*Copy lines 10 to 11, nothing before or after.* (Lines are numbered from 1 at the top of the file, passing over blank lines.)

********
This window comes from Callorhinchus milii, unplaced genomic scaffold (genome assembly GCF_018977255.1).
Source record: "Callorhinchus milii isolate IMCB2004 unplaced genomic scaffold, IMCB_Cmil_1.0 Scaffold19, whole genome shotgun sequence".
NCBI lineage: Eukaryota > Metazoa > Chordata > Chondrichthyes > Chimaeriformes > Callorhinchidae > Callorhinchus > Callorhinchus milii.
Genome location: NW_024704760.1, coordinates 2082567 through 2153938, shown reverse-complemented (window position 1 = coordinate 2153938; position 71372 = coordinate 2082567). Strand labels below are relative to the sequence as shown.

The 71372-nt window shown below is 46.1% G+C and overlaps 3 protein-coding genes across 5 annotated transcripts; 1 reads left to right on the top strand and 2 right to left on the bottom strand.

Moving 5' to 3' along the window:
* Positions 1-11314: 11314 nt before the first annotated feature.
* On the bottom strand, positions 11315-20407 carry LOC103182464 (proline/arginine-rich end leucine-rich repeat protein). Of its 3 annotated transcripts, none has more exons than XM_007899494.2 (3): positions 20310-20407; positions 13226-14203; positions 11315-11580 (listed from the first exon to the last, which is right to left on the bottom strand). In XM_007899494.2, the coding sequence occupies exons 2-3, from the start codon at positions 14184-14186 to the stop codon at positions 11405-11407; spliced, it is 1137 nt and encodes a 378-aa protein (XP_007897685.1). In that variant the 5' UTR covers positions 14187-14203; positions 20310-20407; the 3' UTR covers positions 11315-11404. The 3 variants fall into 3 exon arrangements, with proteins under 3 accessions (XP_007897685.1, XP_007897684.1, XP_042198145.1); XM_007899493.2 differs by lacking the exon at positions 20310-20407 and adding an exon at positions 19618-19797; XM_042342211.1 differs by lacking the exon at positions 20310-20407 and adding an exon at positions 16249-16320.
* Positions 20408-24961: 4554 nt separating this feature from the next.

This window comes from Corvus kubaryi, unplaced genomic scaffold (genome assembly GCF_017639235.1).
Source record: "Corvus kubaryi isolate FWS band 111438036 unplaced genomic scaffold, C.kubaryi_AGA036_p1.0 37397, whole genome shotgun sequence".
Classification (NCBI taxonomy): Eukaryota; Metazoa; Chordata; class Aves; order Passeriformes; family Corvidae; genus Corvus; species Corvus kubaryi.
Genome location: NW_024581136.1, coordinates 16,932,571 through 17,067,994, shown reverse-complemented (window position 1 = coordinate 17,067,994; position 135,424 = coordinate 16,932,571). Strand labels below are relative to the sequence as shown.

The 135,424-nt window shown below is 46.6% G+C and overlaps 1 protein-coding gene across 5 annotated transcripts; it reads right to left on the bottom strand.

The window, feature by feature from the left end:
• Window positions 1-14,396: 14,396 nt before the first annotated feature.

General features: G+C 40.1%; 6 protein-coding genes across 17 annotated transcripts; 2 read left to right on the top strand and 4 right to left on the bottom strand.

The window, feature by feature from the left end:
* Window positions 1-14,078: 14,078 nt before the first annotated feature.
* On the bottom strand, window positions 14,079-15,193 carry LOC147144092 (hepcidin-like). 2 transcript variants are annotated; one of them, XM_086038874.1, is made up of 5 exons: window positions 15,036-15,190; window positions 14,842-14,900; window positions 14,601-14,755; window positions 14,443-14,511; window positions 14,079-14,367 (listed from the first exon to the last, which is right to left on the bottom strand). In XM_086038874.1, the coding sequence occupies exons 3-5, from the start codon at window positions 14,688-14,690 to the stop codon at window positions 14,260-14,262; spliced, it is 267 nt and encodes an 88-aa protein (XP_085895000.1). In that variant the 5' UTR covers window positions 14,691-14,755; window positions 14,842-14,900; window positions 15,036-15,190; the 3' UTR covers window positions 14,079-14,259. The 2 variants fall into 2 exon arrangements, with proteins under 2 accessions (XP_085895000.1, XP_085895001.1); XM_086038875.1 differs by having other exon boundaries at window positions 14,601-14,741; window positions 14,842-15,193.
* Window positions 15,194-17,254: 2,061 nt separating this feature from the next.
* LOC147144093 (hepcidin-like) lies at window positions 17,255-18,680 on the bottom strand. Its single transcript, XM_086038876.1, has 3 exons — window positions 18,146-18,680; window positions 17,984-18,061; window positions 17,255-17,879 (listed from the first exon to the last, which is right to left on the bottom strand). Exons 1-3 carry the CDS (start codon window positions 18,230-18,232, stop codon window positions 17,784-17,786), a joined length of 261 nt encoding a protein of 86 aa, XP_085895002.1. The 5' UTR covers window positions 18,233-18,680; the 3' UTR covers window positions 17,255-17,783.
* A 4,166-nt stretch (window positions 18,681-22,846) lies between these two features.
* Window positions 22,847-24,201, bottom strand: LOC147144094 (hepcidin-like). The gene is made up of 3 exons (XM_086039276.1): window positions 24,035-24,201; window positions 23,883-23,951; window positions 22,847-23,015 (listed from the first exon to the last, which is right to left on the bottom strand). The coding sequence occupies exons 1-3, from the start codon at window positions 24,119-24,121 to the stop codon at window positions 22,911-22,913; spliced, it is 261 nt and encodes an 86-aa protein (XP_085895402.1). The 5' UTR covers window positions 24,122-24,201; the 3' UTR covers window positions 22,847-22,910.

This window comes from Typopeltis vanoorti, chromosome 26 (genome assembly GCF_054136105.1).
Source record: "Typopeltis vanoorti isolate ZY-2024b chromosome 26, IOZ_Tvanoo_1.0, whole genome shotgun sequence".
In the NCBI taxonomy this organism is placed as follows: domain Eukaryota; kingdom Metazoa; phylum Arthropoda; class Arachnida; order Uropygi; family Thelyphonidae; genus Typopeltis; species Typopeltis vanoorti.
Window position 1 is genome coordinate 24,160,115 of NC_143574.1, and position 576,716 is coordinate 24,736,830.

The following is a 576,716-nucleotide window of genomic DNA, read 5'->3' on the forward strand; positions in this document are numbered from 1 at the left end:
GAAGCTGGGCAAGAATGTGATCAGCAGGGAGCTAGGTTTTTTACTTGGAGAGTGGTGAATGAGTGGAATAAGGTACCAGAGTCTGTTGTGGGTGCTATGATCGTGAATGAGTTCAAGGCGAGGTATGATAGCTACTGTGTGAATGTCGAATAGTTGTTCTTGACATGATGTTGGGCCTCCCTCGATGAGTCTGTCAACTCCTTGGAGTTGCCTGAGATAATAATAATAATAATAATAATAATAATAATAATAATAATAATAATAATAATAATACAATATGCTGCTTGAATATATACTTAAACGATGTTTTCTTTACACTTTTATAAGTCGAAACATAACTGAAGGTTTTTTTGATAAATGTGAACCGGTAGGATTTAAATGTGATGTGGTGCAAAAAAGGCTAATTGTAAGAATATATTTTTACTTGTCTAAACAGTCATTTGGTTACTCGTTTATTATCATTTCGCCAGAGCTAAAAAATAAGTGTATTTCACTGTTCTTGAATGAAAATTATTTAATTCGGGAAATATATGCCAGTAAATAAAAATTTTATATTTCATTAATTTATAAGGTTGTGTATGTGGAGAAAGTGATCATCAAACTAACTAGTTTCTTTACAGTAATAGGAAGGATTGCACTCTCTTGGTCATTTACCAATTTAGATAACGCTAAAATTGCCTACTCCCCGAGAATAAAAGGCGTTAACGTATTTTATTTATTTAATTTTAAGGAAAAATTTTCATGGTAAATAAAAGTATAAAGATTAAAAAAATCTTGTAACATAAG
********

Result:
This window comes from Corvus kubaryi, unplaced genomic scaffold (genome assembly GCF_017639235.1).
Source record: "Corvus kubaryi isolate FWS band 111438036 unplaced genomic scaffold, C.kubaryi_AGA036_p1.0 37397, whole genome shotgun sequence".